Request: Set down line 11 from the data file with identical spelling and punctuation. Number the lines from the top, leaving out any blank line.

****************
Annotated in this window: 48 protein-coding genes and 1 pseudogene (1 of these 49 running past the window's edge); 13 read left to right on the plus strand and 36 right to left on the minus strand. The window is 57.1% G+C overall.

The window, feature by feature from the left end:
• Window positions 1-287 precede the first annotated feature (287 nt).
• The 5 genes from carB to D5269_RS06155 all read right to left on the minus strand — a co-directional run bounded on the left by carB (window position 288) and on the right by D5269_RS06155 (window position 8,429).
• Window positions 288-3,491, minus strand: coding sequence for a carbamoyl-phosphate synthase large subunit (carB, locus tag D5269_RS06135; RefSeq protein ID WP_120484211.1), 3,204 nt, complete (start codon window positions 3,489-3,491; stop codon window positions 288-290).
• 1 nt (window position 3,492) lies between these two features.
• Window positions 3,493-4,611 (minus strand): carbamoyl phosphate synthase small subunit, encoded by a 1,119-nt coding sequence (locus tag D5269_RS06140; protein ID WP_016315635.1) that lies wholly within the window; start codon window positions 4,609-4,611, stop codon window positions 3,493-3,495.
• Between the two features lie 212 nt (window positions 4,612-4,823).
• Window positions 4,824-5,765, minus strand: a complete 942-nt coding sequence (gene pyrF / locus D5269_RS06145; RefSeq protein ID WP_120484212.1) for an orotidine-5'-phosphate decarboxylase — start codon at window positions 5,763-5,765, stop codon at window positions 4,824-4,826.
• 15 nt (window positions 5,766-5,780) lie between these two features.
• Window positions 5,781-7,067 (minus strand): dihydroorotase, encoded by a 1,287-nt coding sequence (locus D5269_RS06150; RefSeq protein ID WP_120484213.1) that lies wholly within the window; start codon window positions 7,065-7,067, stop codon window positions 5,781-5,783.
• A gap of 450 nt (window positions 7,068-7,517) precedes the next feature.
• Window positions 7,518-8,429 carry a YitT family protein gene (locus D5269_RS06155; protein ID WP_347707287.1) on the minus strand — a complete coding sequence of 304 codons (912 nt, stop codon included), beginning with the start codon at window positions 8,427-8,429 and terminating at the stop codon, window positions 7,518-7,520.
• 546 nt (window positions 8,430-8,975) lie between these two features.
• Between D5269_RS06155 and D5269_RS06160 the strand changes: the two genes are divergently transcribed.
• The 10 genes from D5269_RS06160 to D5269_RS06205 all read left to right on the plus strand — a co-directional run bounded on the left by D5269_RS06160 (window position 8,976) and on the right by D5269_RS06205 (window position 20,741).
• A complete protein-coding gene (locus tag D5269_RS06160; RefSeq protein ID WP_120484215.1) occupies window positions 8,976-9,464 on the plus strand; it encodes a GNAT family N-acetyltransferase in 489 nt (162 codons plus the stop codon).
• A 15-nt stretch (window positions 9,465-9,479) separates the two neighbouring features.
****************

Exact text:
• Window positions 5,781-7,067 (minus strand): dihydroorotase, encoded by a 1,287-nt coding sequence (locus D5269_RS06150; RefSeq protein ID WP_120484213.1) that lies wholly within the window; start codon window positions 7,065-7,067, stop codon window positions 5,781-5,783.